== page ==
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The first thing you will notice when you turn off the main road into the sports ground car park that adjoins the train station is just how busy it is. The car parks are full, the toilets have a queue and people are lining up past the ticket box waiting for a ride on one of the miniature trains. There are fast food sellers and the local Lions club sausage sizzle is located between the train station and the playground. Not to mention pony rides down the back towards the equestrian centre that charge $5 to walk 50 metres one way then back again.
Before writing this review we visited on consecutive weekends. Our first visit was on the teddy bears picnic weekend that saw over 6,000 people ride on the trains. We revisited to find smaller crowds but still more people than we expected on a cool, event free day.
Further reading shows that in July 2006, DVR celebrated their two and half millionth customer since their first passenger in 1961.
When you arrive for your train ride make sure you go straight to the ticket box to buy tickets so you don't loose your spot in the queue. Tickets are only $3 per person per ride whilst under 2's ride for free.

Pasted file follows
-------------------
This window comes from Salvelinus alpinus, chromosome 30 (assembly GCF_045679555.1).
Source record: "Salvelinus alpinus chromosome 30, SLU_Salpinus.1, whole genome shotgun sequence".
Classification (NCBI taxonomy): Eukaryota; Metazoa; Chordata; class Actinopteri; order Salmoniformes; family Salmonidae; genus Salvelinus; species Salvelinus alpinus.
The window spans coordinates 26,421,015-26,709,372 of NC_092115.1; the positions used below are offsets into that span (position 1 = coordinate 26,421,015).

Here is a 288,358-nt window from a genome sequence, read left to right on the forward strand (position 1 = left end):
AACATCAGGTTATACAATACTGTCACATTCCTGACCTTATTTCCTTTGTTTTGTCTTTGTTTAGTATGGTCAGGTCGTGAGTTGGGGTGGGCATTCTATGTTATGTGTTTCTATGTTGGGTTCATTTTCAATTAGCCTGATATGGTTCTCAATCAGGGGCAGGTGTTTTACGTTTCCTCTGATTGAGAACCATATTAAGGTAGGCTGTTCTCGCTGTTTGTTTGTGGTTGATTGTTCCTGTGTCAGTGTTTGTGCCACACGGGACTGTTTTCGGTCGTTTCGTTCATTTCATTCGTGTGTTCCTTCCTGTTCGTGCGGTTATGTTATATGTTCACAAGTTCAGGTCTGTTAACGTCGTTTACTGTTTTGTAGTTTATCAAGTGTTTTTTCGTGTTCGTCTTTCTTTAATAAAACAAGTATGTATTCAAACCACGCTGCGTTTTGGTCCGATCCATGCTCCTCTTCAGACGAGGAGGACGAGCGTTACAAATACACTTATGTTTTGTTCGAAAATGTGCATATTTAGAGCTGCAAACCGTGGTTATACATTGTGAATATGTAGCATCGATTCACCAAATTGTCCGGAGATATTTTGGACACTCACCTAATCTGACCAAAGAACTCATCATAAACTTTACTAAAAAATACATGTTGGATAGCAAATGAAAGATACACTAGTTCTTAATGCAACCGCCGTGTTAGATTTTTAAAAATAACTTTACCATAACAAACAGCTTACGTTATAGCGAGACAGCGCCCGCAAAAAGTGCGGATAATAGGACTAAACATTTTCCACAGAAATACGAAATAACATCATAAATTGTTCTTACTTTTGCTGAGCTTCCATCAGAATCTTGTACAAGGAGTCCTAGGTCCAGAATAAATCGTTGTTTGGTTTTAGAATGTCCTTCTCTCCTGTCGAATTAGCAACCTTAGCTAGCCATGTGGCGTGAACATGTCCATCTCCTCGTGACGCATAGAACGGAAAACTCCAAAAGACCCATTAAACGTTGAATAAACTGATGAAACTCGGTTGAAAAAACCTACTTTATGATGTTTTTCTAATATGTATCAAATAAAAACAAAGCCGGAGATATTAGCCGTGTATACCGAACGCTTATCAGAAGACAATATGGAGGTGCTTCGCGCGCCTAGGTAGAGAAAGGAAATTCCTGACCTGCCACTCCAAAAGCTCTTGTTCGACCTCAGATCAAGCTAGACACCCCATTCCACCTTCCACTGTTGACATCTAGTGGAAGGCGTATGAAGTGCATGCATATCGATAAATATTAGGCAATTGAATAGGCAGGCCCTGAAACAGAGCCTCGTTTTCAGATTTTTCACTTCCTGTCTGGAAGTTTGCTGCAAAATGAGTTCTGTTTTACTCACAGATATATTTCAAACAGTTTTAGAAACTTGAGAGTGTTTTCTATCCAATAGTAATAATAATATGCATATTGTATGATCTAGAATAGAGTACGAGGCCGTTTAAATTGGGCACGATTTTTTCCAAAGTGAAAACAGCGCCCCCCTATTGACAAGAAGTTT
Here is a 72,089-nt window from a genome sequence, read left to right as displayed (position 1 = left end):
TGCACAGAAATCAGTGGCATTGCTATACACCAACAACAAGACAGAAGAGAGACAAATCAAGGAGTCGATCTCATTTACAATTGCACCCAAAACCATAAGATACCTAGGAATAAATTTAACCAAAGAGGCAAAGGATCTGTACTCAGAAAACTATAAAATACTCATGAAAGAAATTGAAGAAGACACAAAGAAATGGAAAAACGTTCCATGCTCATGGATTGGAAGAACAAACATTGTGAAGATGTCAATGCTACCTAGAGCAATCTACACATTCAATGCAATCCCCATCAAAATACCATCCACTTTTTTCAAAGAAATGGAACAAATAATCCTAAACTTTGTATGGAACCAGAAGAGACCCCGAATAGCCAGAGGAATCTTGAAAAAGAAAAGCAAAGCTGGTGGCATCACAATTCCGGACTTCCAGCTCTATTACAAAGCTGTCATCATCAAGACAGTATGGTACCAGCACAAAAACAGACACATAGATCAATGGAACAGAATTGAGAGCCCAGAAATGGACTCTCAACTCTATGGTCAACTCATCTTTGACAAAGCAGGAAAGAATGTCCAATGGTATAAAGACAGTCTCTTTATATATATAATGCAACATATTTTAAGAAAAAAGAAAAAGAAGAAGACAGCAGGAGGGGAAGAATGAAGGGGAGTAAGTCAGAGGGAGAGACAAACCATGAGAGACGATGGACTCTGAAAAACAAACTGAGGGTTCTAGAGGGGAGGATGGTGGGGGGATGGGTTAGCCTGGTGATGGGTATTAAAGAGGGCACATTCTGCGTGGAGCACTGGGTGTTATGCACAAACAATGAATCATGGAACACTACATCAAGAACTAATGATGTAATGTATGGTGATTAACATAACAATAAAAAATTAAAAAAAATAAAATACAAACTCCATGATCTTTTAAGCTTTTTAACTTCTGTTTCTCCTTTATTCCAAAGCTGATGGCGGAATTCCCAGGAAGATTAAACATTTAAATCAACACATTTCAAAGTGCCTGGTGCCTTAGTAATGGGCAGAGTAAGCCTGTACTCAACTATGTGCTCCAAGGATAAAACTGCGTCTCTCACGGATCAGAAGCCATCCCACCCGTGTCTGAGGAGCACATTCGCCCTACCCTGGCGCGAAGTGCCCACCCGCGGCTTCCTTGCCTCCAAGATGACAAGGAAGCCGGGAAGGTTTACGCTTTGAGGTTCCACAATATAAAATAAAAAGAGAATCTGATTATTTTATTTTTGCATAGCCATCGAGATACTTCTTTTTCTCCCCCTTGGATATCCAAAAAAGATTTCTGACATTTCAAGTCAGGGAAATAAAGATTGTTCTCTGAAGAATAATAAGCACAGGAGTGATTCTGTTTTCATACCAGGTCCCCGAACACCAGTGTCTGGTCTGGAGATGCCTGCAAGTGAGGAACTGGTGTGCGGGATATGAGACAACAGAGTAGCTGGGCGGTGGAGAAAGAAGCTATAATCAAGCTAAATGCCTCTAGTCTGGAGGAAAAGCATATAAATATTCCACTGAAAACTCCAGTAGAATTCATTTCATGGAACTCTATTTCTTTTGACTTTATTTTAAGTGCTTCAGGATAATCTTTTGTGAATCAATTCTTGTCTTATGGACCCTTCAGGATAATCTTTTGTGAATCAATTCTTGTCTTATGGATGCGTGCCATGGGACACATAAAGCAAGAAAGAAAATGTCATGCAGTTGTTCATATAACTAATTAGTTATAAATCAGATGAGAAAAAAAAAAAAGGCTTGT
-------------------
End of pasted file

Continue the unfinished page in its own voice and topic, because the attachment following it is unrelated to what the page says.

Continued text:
The queue moved very slowly on the teddy bears picnic day, with both of the platforms full and people queuing way past the ticket box, it took about 50 minutes. But on the following Sunday with still a fair few people queuing and one platform open we got on the train within 15 minutes.
Whilst standing at the platform it will give you a good amount of time to see some of the many miniature steam and diesel trains whiz by with excited passengers.
The train journey is scenic and set in natural bushland. The two kilometre track goes over bridges, through two tunnels, up and down slight rises and descents, through the middle track of the main station for a second smaller loop. All up the ride lasts about 15 minutes depending on the train you get assigned to (diesel trains are slightly faster than the steam trains).
The Diamond Valley Railway is run entirely by a dedicated bunch of volunteers who keep the track in tip top condition they service and look after the various engines and take passengers on rides around the track. New members are always in demand so if you think it could be for you then have a look at the information available here from their webpage.
Next door to the train line is the Lower Eltham playground. The playground is lovely and new with great play equipment and is fully fenced. But the downside is that it's extremely popular and young children are going to find it difficult to get a turn on most of the equipment. Another great alternative is to visit the nearby Eltham North Adventure Playground.
If you're not fussed on what weekend you're going to visit the railway then why not visit the Eltham Community market for something extra to do in the area.
So why not make a day of it, visit the playgrounds, buy some items from the local market, have a BBQ lunch next to the railway and most of all enjoy your miniature railway ride.